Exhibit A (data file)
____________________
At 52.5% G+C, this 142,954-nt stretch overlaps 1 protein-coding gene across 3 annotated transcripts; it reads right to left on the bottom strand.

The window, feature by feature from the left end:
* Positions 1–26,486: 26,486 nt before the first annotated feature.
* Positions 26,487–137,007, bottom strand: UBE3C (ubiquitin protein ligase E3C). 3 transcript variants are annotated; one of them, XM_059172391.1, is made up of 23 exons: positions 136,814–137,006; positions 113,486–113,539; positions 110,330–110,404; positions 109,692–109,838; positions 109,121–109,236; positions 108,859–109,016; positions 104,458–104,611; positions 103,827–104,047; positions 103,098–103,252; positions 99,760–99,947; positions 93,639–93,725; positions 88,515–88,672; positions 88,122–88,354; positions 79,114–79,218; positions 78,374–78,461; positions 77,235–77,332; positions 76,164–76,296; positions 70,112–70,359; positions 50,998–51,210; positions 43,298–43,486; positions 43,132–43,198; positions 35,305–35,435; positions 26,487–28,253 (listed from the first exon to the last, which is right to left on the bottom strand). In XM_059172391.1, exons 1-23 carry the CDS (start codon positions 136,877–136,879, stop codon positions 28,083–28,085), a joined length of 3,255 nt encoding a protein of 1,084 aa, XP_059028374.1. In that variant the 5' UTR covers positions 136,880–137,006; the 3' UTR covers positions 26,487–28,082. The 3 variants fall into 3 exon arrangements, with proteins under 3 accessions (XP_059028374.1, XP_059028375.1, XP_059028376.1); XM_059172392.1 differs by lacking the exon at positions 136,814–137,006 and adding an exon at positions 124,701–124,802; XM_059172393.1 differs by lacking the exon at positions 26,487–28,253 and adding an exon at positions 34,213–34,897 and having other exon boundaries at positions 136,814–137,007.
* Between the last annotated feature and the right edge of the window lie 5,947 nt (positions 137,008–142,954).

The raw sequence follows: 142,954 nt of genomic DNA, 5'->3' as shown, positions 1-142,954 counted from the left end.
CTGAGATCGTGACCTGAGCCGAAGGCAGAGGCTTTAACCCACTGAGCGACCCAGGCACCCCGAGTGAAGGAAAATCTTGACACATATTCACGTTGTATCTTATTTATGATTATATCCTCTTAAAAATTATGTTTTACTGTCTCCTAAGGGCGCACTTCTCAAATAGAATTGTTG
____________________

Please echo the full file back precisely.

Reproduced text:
At 52.5% G+C, this 142,954-nt stretch overlaps 1 protein-coding gene across 3 annotated transcripts; it reads right to left on the bottom strand.

The window, feature by feature from the left end:
* Positions 1–26,486: 26,486 nt before the first annotated feature.
* Positions 26,487–137,007, bottom strand: UBE3C (ubiquitin protein ligase E3C). 3 transcript variants are annotated; one of them, XM_059172391.1, is made up of 23 exons: positions 136,814–137,006; positions 113,486–113,539; positions 110,330–110,404; positions 109,692–109,838; positions 109,121–109,236; positions 108,859–109,016; positions 104,458–104,611; positions 103,827–104,047; positions 103,098–103,252; positions 99,760–99,947; positions 93,639–93,725; positions 88,515–88,672; positions 88,122–88,354; positions 79,114–79,218; positions 78,374–78,461; positions 77,235–77,332; positions 76,164–76,296; positions 70,112–70,359; positions 50,998–51,210; positions 43,298–43,486; positions 43,132–43,198; positions 35,305–35,435; positions 26,487–28,253 (listed from the first exon to the last, which is right to left on the bottom strand). In XM_059172391.1, exons 1-23 carry the CDS (start codon positions 136,877–136,879, stop codon positions 28,083–28,085), a joined length of 3,255 nt encoding a protein of 1,084 aa, XP_059028374.1. In that variant the 5' UTR covers positions 136,880–137,006; the 3' UTR covers positions 26,487–28,082. The 3 variants fall into 3 exon arrangements, with proteins under 3 accessions (XP_059028374.1, XP_059028375.1, XP_059028376.1); XM_059172392.1 differs by lacking the exon at positions 136,814–137,006 and adding an exon at positions 124,701–124,802; XM_059172393.1 differs by lacking the exon at positions 26,487–28,253 and adding an exon at positions 34,213–34,897 and having other exon boundaries at positions 136,814–137,007.
* Between the last annotated feature and the right edge of the window lie 5,947 nt (positions 137,008–142,954).

The raw sequence follows: 142,954 nt of genomic DNA, 5'->3' as shown, positions 1-142,954 counted from the left end.
CTGAGATCGTGACCTGAGCCGAAGGCAGAGGCTTTAACCCACTGAGCGACCCAGGCACCCCGAGTGAAGGAAAATCTTGACACATATTCACGTTGTATCTTATTTATGATTATATCCTCTTAAAAATTATGTTTTACTGTCTCCTAAGGGCGCACTTCTCAAATAGAATTGTTG